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57% of UK wants a burqa ban, but burqa bans don't work

Ranjan Crasta | Updated on: 3 September 2016, 14:18 IST

After France's recent burkini ban drew ridicule worldwide, you'd think Europe would move beyond its fear of religious attire. However, all it seems to have done is brought Europe's unease with all things Islam to the surface. Recent surveys in various European nations show that a majority of respondents favour a ban on the burqa.

In Germany, a recent survey by polling institute Infratest dimap showed that an overwhelming 81% of Germans favoured a total ban on the burqa in some public places. 51% wanted it banned altogether. Only 15% of respondents opposed such a ban.

In the UK, a YouGov poll showed that 57% of respondents wanted a UK-wide burqa ban. 31% of them "strongly favoured" such a ban. Only a paltry 10% "strongly opposed" the ban. Multiple other countries, from Switzerland to Belgium already have such bans in place.

In this sort of environment, right wing forces have come to the fore, demanding bans on the burqa. The problem though, is that these bans just don't work. In fact, they tend to make things worse. And the clearest example of this is the pioneer of the burkini ban - France.

The French burqa ban

France is home to over 5 million Muslims, making it the country with the largest Muslim population in Western Europe. With such a large Muslim population it's hardly a surprise that France has been at the forefront of the debate when it comes to regulating Muslim attire.

Also read - Not just France, Islamophobia exists across Europe; Here are 4 examples

As far back as 2004, France banned all religious symbols, including Muslim headscarves, at the school level. However, in April 2011, France took things further, banning the burqa in all public spaces. While the Muslim headscarf is allowed, any garment that fully or almost fully obscures the face from view was banned.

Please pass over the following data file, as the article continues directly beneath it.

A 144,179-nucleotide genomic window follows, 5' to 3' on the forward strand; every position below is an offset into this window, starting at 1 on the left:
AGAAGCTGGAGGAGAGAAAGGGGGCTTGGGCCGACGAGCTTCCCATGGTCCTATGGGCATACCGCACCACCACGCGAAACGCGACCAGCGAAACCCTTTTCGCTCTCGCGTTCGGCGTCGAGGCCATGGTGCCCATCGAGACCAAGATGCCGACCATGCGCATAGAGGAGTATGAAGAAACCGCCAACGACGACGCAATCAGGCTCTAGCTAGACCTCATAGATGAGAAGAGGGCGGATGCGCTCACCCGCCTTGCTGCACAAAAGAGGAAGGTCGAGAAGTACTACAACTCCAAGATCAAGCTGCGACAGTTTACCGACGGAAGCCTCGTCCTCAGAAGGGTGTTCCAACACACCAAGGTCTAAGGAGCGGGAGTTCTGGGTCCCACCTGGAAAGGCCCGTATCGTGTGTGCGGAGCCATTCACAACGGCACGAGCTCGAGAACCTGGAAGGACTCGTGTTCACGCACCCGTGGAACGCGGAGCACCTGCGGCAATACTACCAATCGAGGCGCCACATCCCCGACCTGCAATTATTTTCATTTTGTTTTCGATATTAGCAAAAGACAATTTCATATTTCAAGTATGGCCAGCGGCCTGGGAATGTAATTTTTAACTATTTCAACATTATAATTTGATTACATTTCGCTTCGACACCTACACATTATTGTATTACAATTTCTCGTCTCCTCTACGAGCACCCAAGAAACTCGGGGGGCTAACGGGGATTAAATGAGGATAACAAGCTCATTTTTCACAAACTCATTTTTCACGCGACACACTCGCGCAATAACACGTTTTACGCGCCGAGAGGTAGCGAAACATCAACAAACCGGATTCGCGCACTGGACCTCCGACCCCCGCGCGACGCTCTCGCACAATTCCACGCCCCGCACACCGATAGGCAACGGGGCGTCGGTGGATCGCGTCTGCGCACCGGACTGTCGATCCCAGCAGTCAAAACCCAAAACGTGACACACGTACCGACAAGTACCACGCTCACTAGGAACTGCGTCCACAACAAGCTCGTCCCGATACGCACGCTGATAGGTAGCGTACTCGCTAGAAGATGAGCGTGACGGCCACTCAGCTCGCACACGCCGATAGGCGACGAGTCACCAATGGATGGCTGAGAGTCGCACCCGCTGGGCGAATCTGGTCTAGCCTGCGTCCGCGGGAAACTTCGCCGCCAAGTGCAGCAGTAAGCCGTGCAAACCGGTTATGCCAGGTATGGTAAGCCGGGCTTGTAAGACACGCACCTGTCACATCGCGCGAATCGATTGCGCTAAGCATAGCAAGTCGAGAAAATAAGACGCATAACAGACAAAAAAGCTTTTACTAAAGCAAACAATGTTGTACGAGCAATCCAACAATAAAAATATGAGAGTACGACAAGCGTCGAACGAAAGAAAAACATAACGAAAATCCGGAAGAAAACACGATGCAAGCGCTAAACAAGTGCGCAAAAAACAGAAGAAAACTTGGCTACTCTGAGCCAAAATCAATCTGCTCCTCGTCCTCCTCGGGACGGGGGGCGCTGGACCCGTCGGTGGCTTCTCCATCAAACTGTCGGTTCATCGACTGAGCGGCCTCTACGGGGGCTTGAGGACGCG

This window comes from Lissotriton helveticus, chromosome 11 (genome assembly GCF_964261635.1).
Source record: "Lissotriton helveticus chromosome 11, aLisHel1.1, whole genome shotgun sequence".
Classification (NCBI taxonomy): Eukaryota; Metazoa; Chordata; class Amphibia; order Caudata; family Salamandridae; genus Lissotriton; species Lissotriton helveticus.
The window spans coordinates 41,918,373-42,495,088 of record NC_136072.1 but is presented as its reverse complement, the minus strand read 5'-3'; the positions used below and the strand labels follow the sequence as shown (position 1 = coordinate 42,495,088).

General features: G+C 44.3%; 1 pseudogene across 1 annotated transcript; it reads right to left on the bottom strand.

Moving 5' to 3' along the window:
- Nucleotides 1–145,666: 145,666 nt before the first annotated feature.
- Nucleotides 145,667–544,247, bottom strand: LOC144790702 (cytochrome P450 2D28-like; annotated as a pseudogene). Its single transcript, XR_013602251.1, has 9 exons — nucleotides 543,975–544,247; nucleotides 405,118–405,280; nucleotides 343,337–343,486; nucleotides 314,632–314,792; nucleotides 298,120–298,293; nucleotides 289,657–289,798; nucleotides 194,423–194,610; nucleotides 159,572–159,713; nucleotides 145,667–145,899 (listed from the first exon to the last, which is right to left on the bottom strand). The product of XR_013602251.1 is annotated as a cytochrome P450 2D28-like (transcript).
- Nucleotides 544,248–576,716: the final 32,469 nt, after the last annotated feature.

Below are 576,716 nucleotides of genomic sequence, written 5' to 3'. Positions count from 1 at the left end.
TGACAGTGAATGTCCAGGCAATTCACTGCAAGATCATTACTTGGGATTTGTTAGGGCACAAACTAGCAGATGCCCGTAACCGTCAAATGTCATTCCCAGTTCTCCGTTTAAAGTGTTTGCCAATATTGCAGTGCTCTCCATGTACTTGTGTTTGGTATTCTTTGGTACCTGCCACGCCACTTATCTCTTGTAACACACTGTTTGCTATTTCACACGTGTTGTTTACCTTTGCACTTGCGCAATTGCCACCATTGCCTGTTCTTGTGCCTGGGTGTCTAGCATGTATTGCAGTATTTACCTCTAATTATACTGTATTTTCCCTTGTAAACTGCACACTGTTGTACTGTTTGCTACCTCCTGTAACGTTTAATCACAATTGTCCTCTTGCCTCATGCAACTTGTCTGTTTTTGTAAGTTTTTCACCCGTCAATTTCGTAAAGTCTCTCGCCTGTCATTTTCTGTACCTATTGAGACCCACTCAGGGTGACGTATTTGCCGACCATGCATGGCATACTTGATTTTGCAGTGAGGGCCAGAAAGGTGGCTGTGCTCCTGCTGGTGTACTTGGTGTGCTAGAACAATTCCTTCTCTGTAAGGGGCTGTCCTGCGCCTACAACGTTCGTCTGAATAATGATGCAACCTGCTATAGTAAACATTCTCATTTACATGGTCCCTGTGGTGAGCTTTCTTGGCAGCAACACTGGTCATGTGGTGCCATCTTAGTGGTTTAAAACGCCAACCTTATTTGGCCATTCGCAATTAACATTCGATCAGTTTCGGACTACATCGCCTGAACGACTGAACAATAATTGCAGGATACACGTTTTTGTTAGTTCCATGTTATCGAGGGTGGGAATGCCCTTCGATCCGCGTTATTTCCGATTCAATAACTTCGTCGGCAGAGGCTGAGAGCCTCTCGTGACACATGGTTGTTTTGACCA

Any woman caught wearing a burqa or sporting a full veil in public is liable to be fined 150 euros. Some 'offenders' are even made to undergo citizenship courses.

As of October 2015, 1,546 fines had been handed out.

A pointless battle

France had 3 major reasons for banning the burqa:

1) Liberate oppressed women

2) Protect French culture

3) Security

And all of these reasons have been shown to be flawed, baseless or both.

1) Liberate oppressed women

Nicolas Sarkozy, under whose leadership the ban was imposed, had previously said that the burqa was "not welcome in France". He claimed that it was symbolic of "subservience and debasement".

The French government's perception that the burqa had been forced on women was further cemented by the fact that the ban also made provisions for a 30,000-euro fine for anyone forcing women to wear a burqa.

Sarkozy called the burqa a symbol of "subservience and debasement"

This, though, was far from the case. In most cases the decision to wear the burqa was deeply religious and personal. One survey, by the Open Society Foundation, of 32 women who wore the niqab in France, showed none had been coerced.